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Anthony Bourdain: No Reservations

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Bad-boy chef and best-selling author Anthony Bourdain hits both familiar culinary hotspots and out-of-the-way gems in his global quest for the ultimate dining experience. Along the way, Bourdain offers his perspective on both the food and the local customs he comes across in his travels.

Latest episodes

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The last episode; Tony travels through Brooklyn with Talib Kweli; actors from The Wire; dines with Eric Ripert at Brooklyn Fare.
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A visit to the Dominican Republic includes staples like empanadas, nearly frozen beer and fried salami with tostones.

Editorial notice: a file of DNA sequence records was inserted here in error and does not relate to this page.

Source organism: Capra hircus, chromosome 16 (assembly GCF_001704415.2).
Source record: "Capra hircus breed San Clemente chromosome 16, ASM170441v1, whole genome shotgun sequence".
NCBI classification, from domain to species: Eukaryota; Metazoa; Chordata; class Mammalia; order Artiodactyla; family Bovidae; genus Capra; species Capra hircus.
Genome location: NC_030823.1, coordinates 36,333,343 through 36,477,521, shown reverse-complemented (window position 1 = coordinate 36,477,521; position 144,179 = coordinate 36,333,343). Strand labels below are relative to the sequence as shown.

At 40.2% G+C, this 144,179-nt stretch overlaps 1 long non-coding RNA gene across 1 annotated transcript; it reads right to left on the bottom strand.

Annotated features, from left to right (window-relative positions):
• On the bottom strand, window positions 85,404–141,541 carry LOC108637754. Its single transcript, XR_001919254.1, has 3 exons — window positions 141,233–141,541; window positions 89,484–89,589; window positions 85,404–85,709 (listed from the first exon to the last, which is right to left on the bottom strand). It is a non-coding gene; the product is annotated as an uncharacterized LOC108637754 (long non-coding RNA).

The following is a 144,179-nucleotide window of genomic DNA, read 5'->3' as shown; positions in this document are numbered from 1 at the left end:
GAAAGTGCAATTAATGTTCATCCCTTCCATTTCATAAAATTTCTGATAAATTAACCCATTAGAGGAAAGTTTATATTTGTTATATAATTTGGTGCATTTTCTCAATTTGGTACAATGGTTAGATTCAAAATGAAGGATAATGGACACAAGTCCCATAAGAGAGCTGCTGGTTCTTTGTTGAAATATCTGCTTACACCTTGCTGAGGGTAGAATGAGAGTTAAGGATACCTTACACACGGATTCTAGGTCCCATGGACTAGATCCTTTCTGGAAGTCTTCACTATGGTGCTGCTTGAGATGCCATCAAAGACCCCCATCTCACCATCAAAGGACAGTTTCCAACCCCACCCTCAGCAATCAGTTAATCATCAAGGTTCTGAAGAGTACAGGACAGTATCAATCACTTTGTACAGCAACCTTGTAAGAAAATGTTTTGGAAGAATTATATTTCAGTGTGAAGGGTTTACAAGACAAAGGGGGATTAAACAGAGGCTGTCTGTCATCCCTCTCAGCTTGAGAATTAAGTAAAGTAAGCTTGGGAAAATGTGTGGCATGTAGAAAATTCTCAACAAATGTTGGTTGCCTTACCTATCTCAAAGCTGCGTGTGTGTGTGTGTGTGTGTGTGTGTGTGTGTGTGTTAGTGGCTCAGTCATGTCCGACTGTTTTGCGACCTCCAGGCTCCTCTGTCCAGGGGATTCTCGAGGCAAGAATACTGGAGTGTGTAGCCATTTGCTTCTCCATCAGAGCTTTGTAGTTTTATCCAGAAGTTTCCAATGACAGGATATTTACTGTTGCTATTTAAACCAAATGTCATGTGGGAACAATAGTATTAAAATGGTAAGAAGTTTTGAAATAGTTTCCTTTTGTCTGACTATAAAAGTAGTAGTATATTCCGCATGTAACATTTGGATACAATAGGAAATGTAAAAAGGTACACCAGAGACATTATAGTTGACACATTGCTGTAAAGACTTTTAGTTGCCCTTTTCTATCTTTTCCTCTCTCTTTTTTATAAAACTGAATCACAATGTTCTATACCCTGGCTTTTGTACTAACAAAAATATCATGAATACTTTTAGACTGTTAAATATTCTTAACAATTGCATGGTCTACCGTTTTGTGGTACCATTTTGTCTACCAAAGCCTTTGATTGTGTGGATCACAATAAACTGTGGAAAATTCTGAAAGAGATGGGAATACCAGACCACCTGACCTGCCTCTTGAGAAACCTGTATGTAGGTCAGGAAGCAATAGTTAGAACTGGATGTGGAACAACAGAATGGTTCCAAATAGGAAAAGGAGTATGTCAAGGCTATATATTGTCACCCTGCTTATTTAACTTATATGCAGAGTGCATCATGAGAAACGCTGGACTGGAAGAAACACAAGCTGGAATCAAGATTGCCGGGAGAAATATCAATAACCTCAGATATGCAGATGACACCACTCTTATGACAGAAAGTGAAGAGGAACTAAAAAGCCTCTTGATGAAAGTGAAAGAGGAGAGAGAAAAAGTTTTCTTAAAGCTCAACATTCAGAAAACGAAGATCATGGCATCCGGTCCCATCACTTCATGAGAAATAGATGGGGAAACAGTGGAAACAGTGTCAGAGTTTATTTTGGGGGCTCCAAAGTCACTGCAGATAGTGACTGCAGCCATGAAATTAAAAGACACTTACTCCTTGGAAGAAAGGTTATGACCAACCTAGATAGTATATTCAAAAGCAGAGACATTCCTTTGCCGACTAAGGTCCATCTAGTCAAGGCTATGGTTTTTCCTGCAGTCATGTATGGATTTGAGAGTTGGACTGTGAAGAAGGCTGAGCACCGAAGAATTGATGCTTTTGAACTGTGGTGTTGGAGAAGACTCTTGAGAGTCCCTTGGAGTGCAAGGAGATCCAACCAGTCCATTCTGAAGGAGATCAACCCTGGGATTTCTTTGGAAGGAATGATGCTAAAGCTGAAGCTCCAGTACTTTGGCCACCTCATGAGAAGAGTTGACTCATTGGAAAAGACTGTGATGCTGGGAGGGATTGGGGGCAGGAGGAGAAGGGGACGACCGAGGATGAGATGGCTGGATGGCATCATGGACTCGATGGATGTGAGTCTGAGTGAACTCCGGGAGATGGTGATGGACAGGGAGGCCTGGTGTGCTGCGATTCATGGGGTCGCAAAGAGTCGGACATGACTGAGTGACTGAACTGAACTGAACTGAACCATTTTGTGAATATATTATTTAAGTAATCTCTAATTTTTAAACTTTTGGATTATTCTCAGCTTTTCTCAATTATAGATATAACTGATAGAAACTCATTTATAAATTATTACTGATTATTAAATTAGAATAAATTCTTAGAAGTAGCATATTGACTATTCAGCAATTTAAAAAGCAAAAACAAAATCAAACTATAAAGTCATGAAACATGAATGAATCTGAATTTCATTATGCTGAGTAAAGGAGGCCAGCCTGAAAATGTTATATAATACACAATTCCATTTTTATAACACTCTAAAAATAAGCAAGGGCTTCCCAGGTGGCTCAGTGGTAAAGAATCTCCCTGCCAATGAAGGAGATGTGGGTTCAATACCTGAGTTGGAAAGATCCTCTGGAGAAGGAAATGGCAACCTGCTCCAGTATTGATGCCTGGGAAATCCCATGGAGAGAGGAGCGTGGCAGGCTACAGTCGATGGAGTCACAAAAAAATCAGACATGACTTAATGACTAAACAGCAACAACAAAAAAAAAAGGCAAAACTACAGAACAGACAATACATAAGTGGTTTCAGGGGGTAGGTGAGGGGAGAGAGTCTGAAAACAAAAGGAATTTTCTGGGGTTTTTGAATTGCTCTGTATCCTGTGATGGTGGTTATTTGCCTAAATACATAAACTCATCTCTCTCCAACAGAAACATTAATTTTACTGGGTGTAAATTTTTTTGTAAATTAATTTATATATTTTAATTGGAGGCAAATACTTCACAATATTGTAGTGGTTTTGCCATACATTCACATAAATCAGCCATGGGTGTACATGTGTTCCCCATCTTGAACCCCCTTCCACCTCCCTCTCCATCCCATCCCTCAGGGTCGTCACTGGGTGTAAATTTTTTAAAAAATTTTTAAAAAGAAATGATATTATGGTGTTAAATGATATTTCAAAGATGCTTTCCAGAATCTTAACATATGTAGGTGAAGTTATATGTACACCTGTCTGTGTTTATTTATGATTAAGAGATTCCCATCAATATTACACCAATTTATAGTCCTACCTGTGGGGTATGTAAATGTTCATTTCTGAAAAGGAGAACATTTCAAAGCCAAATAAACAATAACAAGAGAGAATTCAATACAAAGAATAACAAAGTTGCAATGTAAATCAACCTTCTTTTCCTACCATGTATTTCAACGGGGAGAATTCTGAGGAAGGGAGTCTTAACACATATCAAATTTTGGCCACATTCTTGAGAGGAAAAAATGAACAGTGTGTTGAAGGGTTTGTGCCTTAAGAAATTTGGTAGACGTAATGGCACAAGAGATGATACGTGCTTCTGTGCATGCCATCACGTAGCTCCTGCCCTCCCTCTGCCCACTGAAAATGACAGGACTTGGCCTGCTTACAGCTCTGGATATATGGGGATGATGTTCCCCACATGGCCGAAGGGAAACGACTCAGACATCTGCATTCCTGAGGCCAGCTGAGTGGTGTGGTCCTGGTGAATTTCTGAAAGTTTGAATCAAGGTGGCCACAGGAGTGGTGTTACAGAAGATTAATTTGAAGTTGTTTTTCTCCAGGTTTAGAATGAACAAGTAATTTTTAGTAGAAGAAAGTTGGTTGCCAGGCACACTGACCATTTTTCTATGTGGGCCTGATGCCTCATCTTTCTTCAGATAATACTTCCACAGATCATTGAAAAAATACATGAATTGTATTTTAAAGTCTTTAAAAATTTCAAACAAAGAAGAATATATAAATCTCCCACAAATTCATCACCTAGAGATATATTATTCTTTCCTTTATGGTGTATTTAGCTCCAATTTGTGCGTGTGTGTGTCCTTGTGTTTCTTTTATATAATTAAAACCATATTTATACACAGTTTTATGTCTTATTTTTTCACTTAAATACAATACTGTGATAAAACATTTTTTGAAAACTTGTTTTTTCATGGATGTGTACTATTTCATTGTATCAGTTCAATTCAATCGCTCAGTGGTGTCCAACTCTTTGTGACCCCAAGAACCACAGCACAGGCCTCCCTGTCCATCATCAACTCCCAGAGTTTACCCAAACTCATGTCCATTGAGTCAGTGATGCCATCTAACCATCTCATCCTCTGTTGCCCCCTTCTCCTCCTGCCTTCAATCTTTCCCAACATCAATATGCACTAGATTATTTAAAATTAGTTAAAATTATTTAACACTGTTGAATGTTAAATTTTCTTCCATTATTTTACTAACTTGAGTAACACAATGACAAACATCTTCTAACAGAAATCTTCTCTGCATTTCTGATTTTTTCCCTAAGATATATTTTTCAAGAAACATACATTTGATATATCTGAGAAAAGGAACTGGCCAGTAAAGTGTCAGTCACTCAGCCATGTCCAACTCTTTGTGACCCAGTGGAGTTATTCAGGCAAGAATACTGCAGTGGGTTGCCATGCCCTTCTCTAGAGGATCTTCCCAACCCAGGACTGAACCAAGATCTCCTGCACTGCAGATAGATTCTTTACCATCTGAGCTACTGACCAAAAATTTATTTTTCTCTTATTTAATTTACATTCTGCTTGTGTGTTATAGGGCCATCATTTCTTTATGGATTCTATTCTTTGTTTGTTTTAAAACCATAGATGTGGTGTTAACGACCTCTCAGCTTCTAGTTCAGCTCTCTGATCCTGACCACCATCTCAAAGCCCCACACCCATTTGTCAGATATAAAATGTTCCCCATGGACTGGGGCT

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Drinking caipirinhas; pork sandwiches; stew of filet mignon cooked with garlic, onion, tomato, farofa and feijoada.
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Jambon chablisienne and ham cooked in wine; Burgundy lamb.
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Culatello; balsamic vinegar; Sangiovese wine; variety of cheeses.
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Fresh seafood; charcuterie; Australian barbie.
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Anthony travels to Tijuana and the Baja Peninsula where he tries his first Mexican fish tacos.